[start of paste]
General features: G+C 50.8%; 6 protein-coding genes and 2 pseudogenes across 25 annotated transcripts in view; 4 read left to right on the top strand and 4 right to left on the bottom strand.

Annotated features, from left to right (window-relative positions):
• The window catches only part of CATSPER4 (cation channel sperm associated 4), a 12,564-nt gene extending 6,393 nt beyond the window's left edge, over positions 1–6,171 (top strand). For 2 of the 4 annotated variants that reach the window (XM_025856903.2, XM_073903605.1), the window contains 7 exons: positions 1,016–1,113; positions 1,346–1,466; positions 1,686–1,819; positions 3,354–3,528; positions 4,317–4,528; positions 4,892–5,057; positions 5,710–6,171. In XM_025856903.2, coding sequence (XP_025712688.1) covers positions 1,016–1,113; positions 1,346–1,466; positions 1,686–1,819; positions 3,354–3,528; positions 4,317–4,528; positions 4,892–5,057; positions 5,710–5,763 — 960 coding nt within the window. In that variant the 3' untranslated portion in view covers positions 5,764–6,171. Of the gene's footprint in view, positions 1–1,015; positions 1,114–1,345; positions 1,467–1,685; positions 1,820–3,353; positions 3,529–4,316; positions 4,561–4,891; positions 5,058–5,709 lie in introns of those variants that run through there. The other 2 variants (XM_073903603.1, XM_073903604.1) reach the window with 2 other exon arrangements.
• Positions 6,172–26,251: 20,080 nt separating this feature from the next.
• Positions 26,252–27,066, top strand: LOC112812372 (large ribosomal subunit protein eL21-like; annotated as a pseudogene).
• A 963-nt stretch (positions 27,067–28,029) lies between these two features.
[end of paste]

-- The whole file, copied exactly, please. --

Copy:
General features: G+C 50.8%; 6 protein-coding genes and 2 pseudogenes across 25 annotated transcripts in view; 4 read left to right on the top strand and 4 right to left on the bottom strand.

Annotated features, from left to right (window-relative positions):
• The window catches only part of CATSPER4 (cation channel sperm associated 4), a 12,564-nt gene extending 6,393 nt beyond the window's left edge, over positions 1–6,171 (top strand). For 2 of the 4 annotated variants that reach the window (XM_025856903.2, XM_073903605.1), the window contains 7 exons: positions 1,016–1,113; positions 1,346–1,466; positions 1,686–1,819; positions 3,354–3,528; positions 4,317–4,528; positions 4,892–5,057; positions 5,710–6,171. In XM_025856903.2, coding sequence (XP_025712688.1) covers positions 1,016–1,113; positions 1,346–1,466; positions 1,686–1,819; positions 3,354–3,528; positions 4,317–4,528; positions 4,892–5,057; positions 5,710–5,763 — 960 coding nt within the window. In that variant the 3' untranslated portion in view covers positions 5,764–6,171. Of the gene's footprint in view, positions 1–1,015; positions 1,114–1,345; positions 1,467–1,685; positions 1,820–3,353; positions 3,529–4,316; positions 4,561–4,891; positions 5,058–5,709 lie in introns of those variants that run through there. The other 2 variants (XM_073903603.1, XM_073903604.1) reach the window with 2 other exon arrangements.
• Positions 6,172–26,251: 20,080 nt separating this feature from the next.
• Positions 26,252–27,066, top strand: LOC112812372 (large ribosomal subunit protein eL21-like; annotated as a pseudogene).
• A 963-nt stretch (positions 27,067–28,029) lies between these two features.